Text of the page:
To learn more about the "Amway" Tool Scam, visit the website by Tex.

How Top Affiliates Can Earn Through "Training"

In many parts of life, you want to learn from the best, so it is not surprising that some people want to learn whatever the top affiliates want to teach in network marketing. The problem is... What are they really learning?

In Fortune High-Tech Marketing, two of the top affiliates offered $100 per day or higher "bootcamps" back in 2011.
Ruel Morton and Todd Rowland, two top Fortune money earners, are both offering "boot camps" to train the thousands of salespeople under them in their "downline." Morton's now-frequent pitches for the $395 three-day seminars at his Texas ranch are not subtle.
"You can either choose to be a king or you can settle for being the subject of someone else's kingdom!" he exclaims on his website,
On his website,, Rowland says the benefits of his new $100-a-day "millionaire boot camp" include "making big checks immediately." The training cost — $150 if a spouse attends — includes food, activities, training, a workbook and "a set of Todd's favorite educational CD's."
"Presidential ambassadors" such as Morton and Rowland average $1,240,992 in income a year, yet make up just 0.07% of the company's representatives, according to a Fortune document. It also shows 30% of Fortune representatives make nothing, and 54% of those with earnings averaging $93 a month, before costs.
FHTM was shut down by FTC and six state attorney generals in January 2013 as a nationwide pyramid scheme.

Let's assume for a moment that you are dealing with something that's NOT obviously a pyramid scheme. Is there something you can learn from the leaders that you can replicate?

As explained above, one of the surest ways to benefit from MLM is to start your own teaser promo / lead generation company. But that's probably both illegal and amoral.

However, here's another factor that you may not have considered... That the top players may have an inside track.

Did you know that John Tartol, who's on the board of directors at Herbalife, has TWELVE of his clan (his sister, her son, etc.) among the President's Club?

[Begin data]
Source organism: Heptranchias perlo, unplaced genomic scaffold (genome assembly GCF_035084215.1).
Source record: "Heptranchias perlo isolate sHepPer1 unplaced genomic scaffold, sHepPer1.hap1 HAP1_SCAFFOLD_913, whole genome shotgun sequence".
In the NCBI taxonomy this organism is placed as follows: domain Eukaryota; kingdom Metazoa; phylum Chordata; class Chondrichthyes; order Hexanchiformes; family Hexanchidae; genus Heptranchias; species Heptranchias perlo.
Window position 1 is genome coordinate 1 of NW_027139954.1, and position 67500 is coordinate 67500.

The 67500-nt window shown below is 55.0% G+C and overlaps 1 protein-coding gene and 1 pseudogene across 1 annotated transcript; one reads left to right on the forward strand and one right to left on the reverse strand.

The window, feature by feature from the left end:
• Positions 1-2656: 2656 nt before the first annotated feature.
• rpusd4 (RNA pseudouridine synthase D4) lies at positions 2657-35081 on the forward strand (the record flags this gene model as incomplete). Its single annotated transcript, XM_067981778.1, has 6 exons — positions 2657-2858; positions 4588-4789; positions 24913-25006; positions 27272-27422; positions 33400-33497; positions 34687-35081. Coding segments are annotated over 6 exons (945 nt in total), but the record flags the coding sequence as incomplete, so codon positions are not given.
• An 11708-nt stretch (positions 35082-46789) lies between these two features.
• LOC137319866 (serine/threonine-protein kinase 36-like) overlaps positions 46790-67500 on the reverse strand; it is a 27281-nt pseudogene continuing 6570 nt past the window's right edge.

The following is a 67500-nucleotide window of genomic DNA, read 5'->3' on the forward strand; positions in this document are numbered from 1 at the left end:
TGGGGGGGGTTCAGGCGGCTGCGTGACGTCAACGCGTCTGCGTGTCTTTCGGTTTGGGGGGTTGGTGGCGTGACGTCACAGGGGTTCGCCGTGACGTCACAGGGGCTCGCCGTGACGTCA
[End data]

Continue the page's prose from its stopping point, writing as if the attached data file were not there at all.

Did you know that Bob Proctor, personal friend of Vemma head BK Boreyko, has his wife and his daughter at Rank 11 "Ambassador", making 15K a month from Vemma?

Are those something you can "learn"? What are you really paying to learn? Probably just a feel-good story for "motivation", little else. You cannot learn the familiar relations or the inside track that these successful folks seem to have. How much do those special relations factor into their success? I don't know. But it is NOT ZERO.

How Feeder Schemes Work

Technically speaking, the "leader generation" companies above are quasi-legal feeder schemes. They attract potential recruits and feed them (for a fee) to someone as a downline. It's quite easy for the organizer to attach a few recruits to his or her own downline when there's a good supply of them.

But when the feeder scheme is feeding a scam... then it becomes a feeder scam.

TVI Express was a very obvious pyramid scheme that started in 2009, but it did not die until its head, Tarun Trikha was, arrested in India. However, several 'feeder scams' were created to feed members into TVI Express, and often used its own matrix scheme.

There are plenty of feeder scams feeding other suspect pyramid schemes.

How fake ad posting requirements in Ponzi schemes spawn ad posting companies

Zeek Rewards ponzi kept its investors thinking they are doing "promotion" for the company by giving the investors "busy work"... posing ONE ad somewhere on the Internet for Zeekler every day, then "report" the posting to ZeekRewards. There is no proof that this posting was ever verified by Zeek, and Alexa ratings showed that Zeekler traffic, when compared to ZeekRewards traffic, is miniscule. The ads are not being seen, and has NO effect. It is "busy work", nothing more, much like animals at a zoo are "enriched" through trick food storage that they need to "figure out" how to open and get their food through "contra-freeloading".

But some people are too lazy, and are willing to PAY people to post the ads... for a cheap monthly fee. Thus, the "ad posting companies".

AdAssure is one such, launched merely two months before Zeek was shut down, it has since relaunched as AdAssureLite, this time posting ads for TelexFree, suspect Ponzi scheme on two continents.

Other companies will post ads for suspect ponzi schemes too. AND recruit you.


There are many scams revolving around scams and allegedly legitimate companies.

These supposedly legitimate companies know about these "side-businesses" all along, and have allowed them to profit off their members through plausible deniability... until they are called upon to explain themselves in court of law. Amway settled one such long-standing lawsuit in 2011, and Herbalife, under pressure from Ackman's epic short in 2013, cut ties to most lead generation companies in hopes of appeasing the FTC.

The "tool scam" have been around for several decades.

There are tons of other scams feeding yet more scams. Zeek Rewards ponzi and TVI Express pyramid both have scams revolving around it, from ad posting to feeder matrix to "lead generation".

Be careful out there. Even if the MLM is not a scam, you can still fall for one of the peripheral scams.

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1 comment:

  1. Iuvare is one of them. They're oeprating for Xango, and God... If you could only see what I've seen...